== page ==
A grinder is one of the first grinding machines known to man. It has been technically displaced by the roller mill ( roller mill ).
The original form consists of two millstones that the grinding material crushing. The lower stone, the floor stone, is fixed, while the one above, the runner or runner stone, is driven by the stone spindle via a mill iron . These two stones are framed by a wooden chest surrounding them. The pouring funnel is placed on the chute cover plate, including the vibrating shoe, which is made to vibrate by a three or four stroke (also three / four click) on the spindle axis depending on the rotor stone speed, so that the corresponding amount of grain from the funnel through the stone in the upper stone attached grinding lye (also: stone eye) is supplied. This shaking of the vibrating shoe also causes the "rattling of the mill". The ground material gets centrally between the stones with the help of the "gulp" - a cavity in the grinding stones lying on top of one another, which favors the supply of ground material. The two millstones float on top of each other with a small gap. The gap distance is variable via the lifting tool (lever) or spindle and is set smaller than the diameter of the ground material. Ideally, the stones do not touch. Due to the rotational movement of the upper stone and the “stone sharpness” applied to it, the grist is cut and ground (less squashed). It falls out of the millstone gap outside,is collected in the grinding vat surrounding the stones and discharged via a bagging nozzle. The vat also serves to encapsulate the grinding process in order to hold back the resulting dust and moisture and to isolate it from environmental influences. In addition, the vat guides the resulting grist into the bagging nozzle set up for this purpose.
It is important that the grinding process runs as smoothly as possible, from the feeding of the ground material through the feed device to the uniform rotation of the rotor to good ventilation of the grinding process in order to dissipate moisture and heat. The constant rotation is the main challenge with windmills , since the wind only provides irregular energy .
Since the husks of spelled , unlike wheat , are firmly fused with the grain, it must be peeled off before grinding. In the past, a "tanning tunnel" was used for this purpose. This is a grinding process in which the distance between the stones has been chosen so that the grain has not already been crushed.
The stones must be equally hard and sharply porous. They achieve this through the property of breaking minerally as sharp as possible; a kind of self-sharpening, the grinding surface must remain rough. The stones can be put together from several stone lumps, the higher qualities are from one piece.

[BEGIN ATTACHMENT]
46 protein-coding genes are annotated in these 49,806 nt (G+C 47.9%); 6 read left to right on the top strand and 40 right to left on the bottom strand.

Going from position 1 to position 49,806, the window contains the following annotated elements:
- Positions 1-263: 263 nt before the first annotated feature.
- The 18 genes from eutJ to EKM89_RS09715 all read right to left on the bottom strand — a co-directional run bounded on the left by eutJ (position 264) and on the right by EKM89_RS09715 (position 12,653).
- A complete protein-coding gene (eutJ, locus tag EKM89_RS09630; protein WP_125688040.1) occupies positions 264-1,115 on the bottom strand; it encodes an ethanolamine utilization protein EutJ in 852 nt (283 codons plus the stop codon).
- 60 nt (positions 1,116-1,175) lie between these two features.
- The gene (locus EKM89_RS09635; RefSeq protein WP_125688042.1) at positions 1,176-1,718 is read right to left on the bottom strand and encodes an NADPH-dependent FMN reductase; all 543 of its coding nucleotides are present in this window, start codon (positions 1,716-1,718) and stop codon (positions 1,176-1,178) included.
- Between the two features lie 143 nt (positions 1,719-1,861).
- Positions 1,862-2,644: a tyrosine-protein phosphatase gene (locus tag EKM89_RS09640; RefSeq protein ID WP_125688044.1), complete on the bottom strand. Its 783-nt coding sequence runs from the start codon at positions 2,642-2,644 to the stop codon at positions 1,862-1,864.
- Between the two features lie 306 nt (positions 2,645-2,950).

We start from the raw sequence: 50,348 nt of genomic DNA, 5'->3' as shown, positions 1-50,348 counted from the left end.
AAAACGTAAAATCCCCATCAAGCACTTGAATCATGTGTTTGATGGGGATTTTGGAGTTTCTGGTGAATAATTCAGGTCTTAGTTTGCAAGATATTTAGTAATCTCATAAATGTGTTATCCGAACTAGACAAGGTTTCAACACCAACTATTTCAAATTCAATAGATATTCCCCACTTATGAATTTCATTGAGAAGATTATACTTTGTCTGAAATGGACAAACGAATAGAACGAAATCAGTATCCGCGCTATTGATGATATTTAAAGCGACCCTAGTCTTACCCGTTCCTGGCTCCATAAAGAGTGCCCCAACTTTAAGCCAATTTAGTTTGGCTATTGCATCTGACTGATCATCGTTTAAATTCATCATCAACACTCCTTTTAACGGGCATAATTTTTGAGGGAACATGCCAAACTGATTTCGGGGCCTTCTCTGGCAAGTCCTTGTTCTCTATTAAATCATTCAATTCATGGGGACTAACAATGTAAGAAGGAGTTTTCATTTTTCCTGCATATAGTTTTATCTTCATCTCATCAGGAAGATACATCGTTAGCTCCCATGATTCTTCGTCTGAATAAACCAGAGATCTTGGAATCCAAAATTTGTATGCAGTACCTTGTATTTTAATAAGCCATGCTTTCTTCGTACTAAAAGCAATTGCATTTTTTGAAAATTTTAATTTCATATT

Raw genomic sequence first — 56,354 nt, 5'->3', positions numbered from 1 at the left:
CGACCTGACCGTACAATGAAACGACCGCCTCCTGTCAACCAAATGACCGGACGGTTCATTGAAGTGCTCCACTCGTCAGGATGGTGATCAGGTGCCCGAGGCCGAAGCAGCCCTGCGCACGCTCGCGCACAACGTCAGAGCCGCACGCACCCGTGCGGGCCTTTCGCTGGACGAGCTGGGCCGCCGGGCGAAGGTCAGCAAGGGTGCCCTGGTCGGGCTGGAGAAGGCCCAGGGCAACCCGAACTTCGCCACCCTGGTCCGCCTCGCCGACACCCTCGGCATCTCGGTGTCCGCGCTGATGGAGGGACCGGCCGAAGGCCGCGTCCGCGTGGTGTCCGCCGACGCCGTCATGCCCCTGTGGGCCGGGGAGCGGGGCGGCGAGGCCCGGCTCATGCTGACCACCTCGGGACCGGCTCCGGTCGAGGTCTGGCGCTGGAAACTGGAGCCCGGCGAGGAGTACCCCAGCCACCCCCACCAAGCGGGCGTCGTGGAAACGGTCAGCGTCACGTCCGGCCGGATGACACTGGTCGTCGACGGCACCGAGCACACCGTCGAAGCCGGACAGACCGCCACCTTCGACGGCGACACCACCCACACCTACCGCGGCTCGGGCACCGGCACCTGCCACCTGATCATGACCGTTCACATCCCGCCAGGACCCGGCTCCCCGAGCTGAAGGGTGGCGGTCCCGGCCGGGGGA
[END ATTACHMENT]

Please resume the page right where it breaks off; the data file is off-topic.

- French : freshwater quartz . Highest quality, mostly found in La Ferté-sous-Jouarre , France , hence also champagne stone, used for the highest quality flour.
- Jonsdorf sandstone : In the millstone quarries of Jonsdorf (Saxony), very high quality millstones were quarried. The sandstone in this area was hardened (fritted) by volcanic influence and shows a similarly good grinding quality as the French stones.
- Porphyry and granite : hard and very porous, for high quality.
- Blauer or German : Porous basalt lava , for medium qualities. In the quarries in the Mendig and Mayen area , millstones from tephrite lava have been produced since the Middle Ages, sometimes even in prehistoric and Roman times .
- Sandstones : Hard sandstones, low quality; only used for fodder crushing due to more or less severe abrasion.
- Artificial stones : Artificially constructed stones, produced from the beginning of the 20th century, can be used on all sides.
- Mill sandstone : Locally occurring, high-quality fine-grain and silicified sandstone for all types of grinding (including paint, plaster or glaze mills and others) from the millstone pits near Waldshut.
- Verrucano : Millstones have been made on the Castels hill in Mels , Switzerland since the Neolithic Age. At the end of the 19th century they were bought by German stone lords and exported from Germany to Africa.
- Nagelfluh conglomerate was also used for millstones.
Millstones of the mill Britz without Mahlbütte
Millstones of the cap windmill in the museum village of Cloppenburg
- Alain Belmont, Fritz Mangartz (ed.): Millstone quarries: Research and valorisation of a cultural heritage of European industry [antiquity - 21st century] . (= Römisch-Germanisches Zentralmuseum Mainz - Conferences, Volume 2). Schnell und Steiner publishing house, Regensburg 2007, ISBN 978-3-7954-2012-3 .
- Klaus Schmidt, CJB Karsten (ed.): The millstone quarries between Mayen and the Laacher See / by the mountain master Schulze zu Düren. Copy from Archives for Mining and Metallurgy. Tape. 17, Berlin 1828, reprint, Görres, Koblenz 2000, ISBN 3-920388-85-2 .
- Torsten Rüdinger, Philipp Oppermann: Small mill knowledge - German technical history from the friction stone to the industrial mill . terra press, Berlin 2012 (2nd edition), ISBN 978-3981162677 .
- Gerald Bost: The millstone quarries in Jonsdorf . Der Mühlstein, born in 2001, issue 4.77
- Harald Marschner: The Perger millstone industry . Molina, born 2018, terra press, Berlin
- Charles D. Hockensmith: The Millstone Industry: A Summary of Research on Quarries and Producers in the United States, Europe and Elsewhere . McFarland & Company, Inc. Jefferson, North Carolina, ISBN 978-0-7864-3860-0 , 2009
- Alexander Konschak: A mill quarry on Heideberg near Zittau . Verlag Gunter Oettel, Bad Muskau 1996. ISBN 3-980 4900-2-5